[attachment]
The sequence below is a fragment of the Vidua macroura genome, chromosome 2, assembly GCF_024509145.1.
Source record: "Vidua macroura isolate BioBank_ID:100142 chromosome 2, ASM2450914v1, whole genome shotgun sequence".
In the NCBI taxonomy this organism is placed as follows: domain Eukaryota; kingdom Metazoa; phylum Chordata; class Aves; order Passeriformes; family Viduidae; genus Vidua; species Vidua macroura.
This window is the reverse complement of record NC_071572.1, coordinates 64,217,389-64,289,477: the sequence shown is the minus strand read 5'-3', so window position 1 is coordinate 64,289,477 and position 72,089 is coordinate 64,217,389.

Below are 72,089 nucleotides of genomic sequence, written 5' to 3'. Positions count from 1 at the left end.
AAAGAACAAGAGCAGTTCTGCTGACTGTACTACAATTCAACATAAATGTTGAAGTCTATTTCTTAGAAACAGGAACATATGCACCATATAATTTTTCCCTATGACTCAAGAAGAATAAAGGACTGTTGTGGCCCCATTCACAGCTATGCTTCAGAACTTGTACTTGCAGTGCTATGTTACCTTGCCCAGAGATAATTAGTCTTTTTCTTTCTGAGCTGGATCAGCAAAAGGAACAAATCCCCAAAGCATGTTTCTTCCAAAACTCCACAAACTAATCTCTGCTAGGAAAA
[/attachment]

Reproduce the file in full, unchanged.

The sequence below is a fragment of the Vidua macroura genome, chromosome 2, assembly GCF_024509145.1.
Source record: "Vidua macroura isolate BioBank_ID:100142 chromosome 2, ASM2450914v1, whole genome shotgun sequence".
In the NCBI taxonomy this organism is placed as follows: domain Eukaryota; kingdom Metazoa; phylum Chordata; class Aves; order Passeriformes; family Viduidae; genus Vidua; species Vidua macroura.
This window is the reverse complement of record NC_071572.1, coordinates 64,217,389-64,289,477: the sequence shown is the minus strand read 5'-3', so window position 1 is coordinate 64,289,477 and position 72,089 is coordinate 64,217,389.

Below are 72,089 nucleotides of genomic sequence, written 5' to 3'. Positions count from 1 at the left end.
AAAGAACAAGAGCAGTTCTGCTGACTGTACTACAATTCAACATAAATGTTGAAGTCTATTTCTTAGAAACAGGAACATATGCACCATATAATTTTTCCCTATGACTCAAGAAGAATAAAGGACTGTTGTGGCCCCATTCACAGCTATGCTTCAGAACTTGTACTTGCAGTGCTATGTTACCTTGCCCAGAGATAATTAGTCTTTTTCTTTCTGAGCTGGATCAGCAAAAGGAACAAATCCCCAAAGCATGTTTCTTCCAAAACTCCACAAACTAATCTCTGCTAGGAAAA